Miquel Porta Perales is a critic and writer
Beyond institutional and constitutional disloyalty, provocation, defiance, disobedience, the blow to democracy and the rule of law and - if so decided by the Supreme Court - the embezzlement of public funds, rebellion, sedition or conspiracy for rebellion or sedition, beyond all this, there is sufficient evidence to sustain that in Catalonia we are witnessing a civil insurgency process that, today, is not far from a phase of street rehearsal.
Civil insurgency because they want to change the established political order (de facto illegal repeal of constitutional and statutory legality on 6 and 7 September 2017; There is an organized movement with a clear violent component - CDR, GAAR or Bandera Negra- and a prolonged struggle in that sense (the 'country strike' of October 3, 2017, the attempted assault of the Parliament of Catalonia on October 1, 2018 as well as the serious riots of December 2018: kale borroka, urban guerrilla, vandalism, hooded violence and attacks on fundamental rights). Also, because there is a plan to confront democratic legality and the rule of law and proclaim the independence of Catalonia: the so-called 'Slovenian way' endorsed by the current president of the Generalitat of Catalonia that involves anti-democratic unilateralism, violence, ethnic uniformity and acceptance of the consequences that a process of this nature would have in the form of violent civil conflict.
A path that was already explored in 2013 by the government of the Generalitat of Catalonia at the time (advisory trips by members of the Executive) and which was approved by the now vice-president of the Generalitat -Pere Aragonès, from ERC- who published an article entitled A Slovenian Story (2013) in which he pointed out that, once Catalonia's independence was proclaimed, the European Union, as happened then with Slovenia, could change its mind and recognize Catalonia's independence, because "this story [Slovenia's independence] teaches us that positions on international and community relations adapt to new circumstances" and "it will depend on our abilities and on the very characteristics of the process that the international community opts for the former [recognition of Catalonia's independence without Spain's agreement] and not the latter [non-recognition of Catalonia]... the future has not been written to us, we will write it with facts and attitudes". So bear in mind that it was Pere Aragonés - considered conciliatory and moderate - and not Torra who first enthusiastically theorized about the 'Slovenian way'.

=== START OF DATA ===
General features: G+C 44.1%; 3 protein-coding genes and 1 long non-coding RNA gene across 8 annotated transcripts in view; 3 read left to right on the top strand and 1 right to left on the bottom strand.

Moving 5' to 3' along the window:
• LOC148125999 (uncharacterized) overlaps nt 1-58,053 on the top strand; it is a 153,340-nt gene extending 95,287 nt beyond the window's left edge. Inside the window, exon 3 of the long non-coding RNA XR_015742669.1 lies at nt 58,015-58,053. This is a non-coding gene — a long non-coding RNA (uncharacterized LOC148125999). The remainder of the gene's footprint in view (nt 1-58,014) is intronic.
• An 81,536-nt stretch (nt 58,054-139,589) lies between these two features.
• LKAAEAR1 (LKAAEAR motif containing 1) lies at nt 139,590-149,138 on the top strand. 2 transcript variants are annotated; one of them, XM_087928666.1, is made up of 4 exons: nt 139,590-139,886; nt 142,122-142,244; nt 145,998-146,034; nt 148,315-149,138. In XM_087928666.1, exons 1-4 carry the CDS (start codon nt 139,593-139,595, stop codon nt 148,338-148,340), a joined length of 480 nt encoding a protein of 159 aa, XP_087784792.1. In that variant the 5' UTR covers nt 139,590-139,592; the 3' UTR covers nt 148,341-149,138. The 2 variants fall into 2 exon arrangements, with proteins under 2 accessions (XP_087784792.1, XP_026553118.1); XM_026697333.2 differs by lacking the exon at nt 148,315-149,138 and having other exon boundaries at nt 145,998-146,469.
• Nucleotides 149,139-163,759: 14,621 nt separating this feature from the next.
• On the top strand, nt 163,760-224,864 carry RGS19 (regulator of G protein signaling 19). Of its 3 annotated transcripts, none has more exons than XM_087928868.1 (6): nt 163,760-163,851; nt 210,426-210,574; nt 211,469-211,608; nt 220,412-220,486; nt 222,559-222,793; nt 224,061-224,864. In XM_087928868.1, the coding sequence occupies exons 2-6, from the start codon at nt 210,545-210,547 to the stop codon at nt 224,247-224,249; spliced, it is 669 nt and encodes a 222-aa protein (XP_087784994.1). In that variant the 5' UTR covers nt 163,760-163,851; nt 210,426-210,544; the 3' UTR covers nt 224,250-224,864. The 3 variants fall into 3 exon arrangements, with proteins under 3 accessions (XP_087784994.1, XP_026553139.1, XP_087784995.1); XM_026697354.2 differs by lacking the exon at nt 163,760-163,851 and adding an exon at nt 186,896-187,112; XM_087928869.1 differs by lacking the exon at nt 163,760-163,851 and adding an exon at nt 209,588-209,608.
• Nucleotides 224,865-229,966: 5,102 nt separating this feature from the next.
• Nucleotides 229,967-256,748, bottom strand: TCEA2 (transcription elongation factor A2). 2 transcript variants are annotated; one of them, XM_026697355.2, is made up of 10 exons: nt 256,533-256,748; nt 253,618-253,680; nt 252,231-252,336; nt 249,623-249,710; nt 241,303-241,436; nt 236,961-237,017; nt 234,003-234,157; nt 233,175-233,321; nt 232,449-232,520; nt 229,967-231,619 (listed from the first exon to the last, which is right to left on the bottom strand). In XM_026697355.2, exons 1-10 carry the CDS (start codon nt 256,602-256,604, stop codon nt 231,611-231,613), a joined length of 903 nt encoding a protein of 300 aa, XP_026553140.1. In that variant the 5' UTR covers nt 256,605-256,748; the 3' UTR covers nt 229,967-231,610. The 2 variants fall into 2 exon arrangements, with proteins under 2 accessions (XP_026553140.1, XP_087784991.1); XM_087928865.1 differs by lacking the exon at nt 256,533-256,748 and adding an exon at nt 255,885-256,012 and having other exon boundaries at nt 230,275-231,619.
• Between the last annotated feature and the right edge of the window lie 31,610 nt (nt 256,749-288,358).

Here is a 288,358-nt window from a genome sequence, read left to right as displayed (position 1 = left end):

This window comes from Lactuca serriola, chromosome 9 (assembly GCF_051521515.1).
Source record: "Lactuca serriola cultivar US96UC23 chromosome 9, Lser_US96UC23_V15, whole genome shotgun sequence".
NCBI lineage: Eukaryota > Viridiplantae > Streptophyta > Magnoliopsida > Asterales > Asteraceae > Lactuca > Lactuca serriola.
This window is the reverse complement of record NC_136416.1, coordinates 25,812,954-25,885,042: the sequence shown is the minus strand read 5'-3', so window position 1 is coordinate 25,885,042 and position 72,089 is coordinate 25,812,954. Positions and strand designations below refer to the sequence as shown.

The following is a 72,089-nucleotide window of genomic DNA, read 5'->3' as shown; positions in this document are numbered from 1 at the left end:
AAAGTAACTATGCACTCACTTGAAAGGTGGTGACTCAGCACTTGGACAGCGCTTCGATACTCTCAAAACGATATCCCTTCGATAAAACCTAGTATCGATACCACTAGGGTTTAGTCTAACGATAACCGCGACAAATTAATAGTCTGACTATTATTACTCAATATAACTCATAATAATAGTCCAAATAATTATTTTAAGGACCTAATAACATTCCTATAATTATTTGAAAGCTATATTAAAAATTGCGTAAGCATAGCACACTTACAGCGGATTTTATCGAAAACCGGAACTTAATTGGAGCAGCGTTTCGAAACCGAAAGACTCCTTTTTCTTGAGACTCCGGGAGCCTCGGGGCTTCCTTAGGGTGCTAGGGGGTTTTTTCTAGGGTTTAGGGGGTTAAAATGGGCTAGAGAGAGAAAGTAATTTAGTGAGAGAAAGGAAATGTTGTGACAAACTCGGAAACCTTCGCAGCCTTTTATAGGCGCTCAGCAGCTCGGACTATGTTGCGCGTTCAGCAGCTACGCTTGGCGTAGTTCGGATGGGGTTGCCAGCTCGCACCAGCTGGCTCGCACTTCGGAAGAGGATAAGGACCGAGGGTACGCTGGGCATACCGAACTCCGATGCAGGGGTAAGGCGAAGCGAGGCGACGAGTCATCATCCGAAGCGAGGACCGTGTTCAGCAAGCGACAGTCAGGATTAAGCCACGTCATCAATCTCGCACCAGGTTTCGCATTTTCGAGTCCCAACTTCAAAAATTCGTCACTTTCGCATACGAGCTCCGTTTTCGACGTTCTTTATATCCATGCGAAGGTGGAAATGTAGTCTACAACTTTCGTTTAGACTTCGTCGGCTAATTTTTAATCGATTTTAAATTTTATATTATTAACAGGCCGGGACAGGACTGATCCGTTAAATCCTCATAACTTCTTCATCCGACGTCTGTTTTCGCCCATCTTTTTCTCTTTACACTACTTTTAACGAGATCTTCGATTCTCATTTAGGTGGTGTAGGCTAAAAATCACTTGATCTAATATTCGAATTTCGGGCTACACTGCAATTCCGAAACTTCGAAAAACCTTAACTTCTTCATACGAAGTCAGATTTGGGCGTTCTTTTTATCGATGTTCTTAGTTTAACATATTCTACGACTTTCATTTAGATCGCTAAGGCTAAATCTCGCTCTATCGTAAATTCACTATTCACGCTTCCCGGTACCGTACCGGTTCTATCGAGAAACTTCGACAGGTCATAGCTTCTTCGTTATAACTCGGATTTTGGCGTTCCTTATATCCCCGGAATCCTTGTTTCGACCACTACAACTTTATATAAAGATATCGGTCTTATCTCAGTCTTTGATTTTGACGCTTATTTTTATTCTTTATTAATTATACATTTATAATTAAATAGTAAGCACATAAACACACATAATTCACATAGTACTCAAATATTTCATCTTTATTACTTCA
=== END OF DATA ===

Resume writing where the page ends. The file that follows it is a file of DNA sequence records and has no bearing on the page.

Catalan independence, after the preparation phase -victimization, subversion, indoctrination and internal and external agitprop-, seeks to enter fully into the phase of the street rehearsal with its eyes set on the celebration of the trial against the imprisoned politicians that would open the phase of secessionist culmination. It will be said that this is the choice of one of the most radical parts of Catalan nationalism. Five clarifications in this respect: 1) nationalist radicalism is not only a question of two enlightened people like Carles Puigdemont or Joaquim Torra and their cohort; 2) the so-called moderates only make gestures that exhaust themselves; 3) there is the nationalism of the worst the better that is willing to repeat the clash with the State at any price, 4) there are certain economic interests that also seem willing to repeat this clash in favour of a hypothetical short, medium or long term benefit; and 5) if, when the time comes, the situation is propitious, no one would be surprised if not only the most radical among the radicals but also other sectors of Catalan nationalism that are now distancing themselves from this strategy were to join it in toto.